The euthanasia debate is about the patients’ possible motives for euthanasia, practical procedures, alternatives like palliative medication, border cases like severely handicapped newborn babies, children with terminal diseases or mentally ill people and the ethical objections of doctors to perform. In my opinion, all of these only become relevant after first discussing the standard case of euthanasia: mentally competent adults committing medically assisted suicide. There are only two fundamental questions: what is the meaning of life, and who has power over it?
For most people life is sacral, be they religious or not. The will to survive is characteristic for every living being and so is people’s general admiration for life as such. Seeing life as a miracle lies at the root of every religious belief. All great religions preach respect for life and are generally negative to killing, including suicide. But basically, respect for life is not dependent on religion.
In spite of our general respect for life, there are justifications for killing, showing that respect for life is never absolute. In war, killing is permitted under the argument of self-defense. Christian theologists find arguments to combine forbidding euthanasia with supporting the death penalty. In Hindu tradition, women may throw themselves on their husband’s pyre; terminal patients are permitted to fast themselves to death. Though seppuku largely disappeared, in some Japanese communities suicide is still considered honorable in case of failure. In Confucianism suicide is permissible if it is necessary to achieve ren, the ideal of goodness.
Until now I only discussed human life. An overlooked question is why we should distinguish between respect for life in general and for human life in particular. Though saying to respect life in general, we kill germs, swat flies, exterminate weeds and eat animals and plants because it appears inevitable to do so. The need to kill does not imply disrespect for life. It may be combined with deep thankfulness for the animals and plants that serve to feed us. If we see life as one whole, it becomes more acceptable to see killing – also of people – as sometimes inevitable.
Most religions explicitly emphasize the exceptional position of man in the whole of creation. Anthropologic philosophers like for example Max Scheler have tried to find secular arguments for the metaphysically privileged position of man. But these views are no more than theories. We may believe that we are special, but we just don’t know. What would happen if we found out that flies pray? Would we stop swatting them?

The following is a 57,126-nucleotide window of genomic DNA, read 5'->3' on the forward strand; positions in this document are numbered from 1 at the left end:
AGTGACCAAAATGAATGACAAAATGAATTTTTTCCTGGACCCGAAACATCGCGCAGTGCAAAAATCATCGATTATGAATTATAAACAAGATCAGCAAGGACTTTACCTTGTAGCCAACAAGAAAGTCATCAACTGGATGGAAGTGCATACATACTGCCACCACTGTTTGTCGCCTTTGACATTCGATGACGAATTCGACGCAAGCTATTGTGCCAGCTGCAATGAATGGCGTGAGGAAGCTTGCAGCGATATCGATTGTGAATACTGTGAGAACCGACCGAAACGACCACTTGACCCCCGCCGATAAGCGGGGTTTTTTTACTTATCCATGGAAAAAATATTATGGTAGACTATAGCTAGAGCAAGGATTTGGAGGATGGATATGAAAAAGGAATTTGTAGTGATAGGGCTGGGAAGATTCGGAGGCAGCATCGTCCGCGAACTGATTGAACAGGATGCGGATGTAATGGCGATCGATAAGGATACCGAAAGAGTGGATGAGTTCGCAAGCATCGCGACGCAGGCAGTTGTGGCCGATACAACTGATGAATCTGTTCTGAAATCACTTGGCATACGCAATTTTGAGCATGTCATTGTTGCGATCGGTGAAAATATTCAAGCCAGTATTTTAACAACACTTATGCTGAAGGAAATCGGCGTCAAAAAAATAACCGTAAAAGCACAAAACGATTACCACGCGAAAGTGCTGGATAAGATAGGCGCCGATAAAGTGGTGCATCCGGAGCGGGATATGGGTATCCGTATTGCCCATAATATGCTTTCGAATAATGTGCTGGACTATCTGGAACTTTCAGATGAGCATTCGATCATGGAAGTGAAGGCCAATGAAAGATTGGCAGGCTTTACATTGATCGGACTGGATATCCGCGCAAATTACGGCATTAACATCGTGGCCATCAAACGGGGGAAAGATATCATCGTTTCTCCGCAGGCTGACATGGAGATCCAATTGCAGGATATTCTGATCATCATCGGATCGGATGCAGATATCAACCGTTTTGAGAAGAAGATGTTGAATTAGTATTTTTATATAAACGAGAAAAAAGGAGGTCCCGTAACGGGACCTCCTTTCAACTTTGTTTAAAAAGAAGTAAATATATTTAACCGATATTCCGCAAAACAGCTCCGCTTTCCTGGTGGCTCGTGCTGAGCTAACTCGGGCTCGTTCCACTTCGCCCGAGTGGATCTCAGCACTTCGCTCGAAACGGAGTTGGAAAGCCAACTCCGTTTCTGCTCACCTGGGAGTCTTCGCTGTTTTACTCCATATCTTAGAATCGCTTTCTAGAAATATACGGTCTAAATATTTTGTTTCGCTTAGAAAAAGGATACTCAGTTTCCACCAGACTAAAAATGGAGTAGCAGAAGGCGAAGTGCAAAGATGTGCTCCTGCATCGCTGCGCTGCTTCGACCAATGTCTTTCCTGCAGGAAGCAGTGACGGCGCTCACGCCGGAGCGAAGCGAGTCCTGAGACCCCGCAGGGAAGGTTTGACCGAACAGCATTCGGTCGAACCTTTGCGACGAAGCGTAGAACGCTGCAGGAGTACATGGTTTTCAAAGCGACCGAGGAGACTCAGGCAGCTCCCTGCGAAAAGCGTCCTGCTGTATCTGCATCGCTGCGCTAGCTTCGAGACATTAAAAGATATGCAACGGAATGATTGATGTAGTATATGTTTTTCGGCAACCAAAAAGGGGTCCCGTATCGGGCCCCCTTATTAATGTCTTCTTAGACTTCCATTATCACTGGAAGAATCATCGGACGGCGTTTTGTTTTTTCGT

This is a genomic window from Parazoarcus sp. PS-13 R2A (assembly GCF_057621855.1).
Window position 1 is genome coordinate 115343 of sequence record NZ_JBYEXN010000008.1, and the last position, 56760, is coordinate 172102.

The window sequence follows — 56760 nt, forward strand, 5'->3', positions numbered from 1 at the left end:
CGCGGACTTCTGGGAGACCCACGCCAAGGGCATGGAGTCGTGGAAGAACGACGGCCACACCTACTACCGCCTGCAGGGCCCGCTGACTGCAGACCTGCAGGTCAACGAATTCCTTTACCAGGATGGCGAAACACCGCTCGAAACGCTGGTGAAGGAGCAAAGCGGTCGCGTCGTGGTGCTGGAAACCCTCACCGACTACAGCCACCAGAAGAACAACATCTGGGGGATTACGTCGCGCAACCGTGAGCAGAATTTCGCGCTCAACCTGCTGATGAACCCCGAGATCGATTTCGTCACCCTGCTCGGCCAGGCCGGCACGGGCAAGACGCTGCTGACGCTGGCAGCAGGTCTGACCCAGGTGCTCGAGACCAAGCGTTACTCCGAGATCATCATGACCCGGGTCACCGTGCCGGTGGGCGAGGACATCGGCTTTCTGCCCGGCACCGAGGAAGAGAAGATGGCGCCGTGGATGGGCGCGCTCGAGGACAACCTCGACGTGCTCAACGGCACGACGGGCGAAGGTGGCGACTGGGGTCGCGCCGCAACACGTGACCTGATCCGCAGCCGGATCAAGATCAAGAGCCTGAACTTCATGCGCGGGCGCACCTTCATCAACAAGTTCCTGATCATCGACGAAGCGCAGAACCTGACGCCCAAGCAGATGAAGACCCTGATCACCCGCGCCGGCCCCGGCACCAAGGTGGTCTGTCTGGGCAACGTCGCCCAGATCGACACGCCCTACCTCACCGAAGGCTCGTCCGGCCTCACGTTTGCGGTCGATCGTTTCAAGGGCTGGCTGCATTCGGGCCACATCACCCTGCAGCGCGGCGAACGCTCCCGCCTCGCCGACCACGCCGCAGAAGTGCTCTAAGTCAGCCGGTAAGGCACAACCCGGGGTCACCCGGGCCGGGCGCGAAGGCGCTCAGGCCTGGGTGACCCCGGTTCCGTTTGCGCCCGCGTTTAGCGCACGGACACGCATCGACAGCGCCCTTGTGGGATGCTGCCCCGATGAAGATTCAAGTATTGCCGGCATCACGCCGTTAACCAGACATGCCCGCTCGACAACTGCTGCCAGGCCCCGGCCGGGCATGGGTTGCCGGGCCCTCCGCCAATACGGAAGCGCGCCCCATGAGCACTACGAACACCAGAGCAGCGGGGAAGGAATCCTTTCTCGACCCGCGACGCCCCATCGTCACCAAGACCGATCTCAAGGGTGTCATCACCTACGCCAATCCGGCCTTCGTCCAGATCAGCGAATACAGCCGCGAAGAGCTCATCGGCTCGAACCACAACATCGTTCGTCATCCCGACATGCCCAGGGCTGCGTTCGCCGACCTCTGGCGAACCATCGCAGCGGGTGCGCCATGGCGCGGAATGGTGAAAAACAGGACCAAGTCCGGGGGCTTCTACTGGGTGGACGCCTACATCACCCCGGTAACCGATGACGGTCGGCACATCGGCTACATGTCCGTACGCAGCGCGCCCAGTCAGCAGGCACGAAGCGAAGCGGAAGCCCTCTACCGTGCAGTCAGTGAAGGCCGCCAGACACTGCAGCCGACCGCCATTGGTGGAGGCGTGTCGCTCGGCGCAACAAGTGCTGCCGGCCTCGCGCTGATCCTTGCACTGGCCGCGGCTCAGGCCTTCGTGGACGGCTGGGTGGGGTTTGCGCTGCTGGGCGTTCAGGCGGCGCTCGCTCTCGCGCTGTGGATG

Respect for life in all its forms does not exclude taking lives in special cases. Judgments in these cases are essentially man-made. As a consequence, decisions on permitting people to have euthanasia seem to necessarily take the form of the application of rules to a specific case. We shall deny this in dealing with our second question: who has power over life?
In discussions about the value of someone’s life, the question arises who has rights over it. Most constitutions defend the right to live as a right of the individual, together with other human rights. These rights may be freely used insofar as they do not conflict with the rights of others. In cases where they do, positive law has to define the borders.
Life may be considered as a gift or as something that is just there. In the latter case, it is either somebody’s possession or something sacrosanct. If seen as sacrosanct, maybe even created, it will force us into the position that not only human life, but all life is sacrosanct. This only leads back to the argument of the previous section: in spite of the sacrosanct character of life, killing is sometimes necessary. The central question is: who has the right to kill and in what case? We have to decide on the general ethics of killing and on who is to decide if killing is necessary in a specific case. In the case of human life, only two parties may claim to decide on it: the community or the person herself.
For ‘community’ we may read any group of people who might claim a right to kill: family, tribe or state, whether they claim to act in the name of gods, spirits, tradition, honor or in the name of the community as such. If birth and upbringing are seen as a gift from community, then it might be considered to require quid pro quo, but the question is: does this include the obligation to stay alive in spite of suffering? The general lust for life of people and their sense of social obligation to partners, children and family offer enough reason to live; therefore, we might respect people who wish to die nonetheless. Moreover, no culture allows unnecessary suffering of animals; compelling people to suffer unnecessarily is only being justified from unjustifiable religious or metaphysical ideas about the special status of human life.
Everybody is entitled to life, liberty and the pursuit of happiness, meaning that it is first of all the individual who has right over his or her own life and is essentially free to decide, as long as this freedom does not interfere with the freedom of others. Only in that case should the state play a role.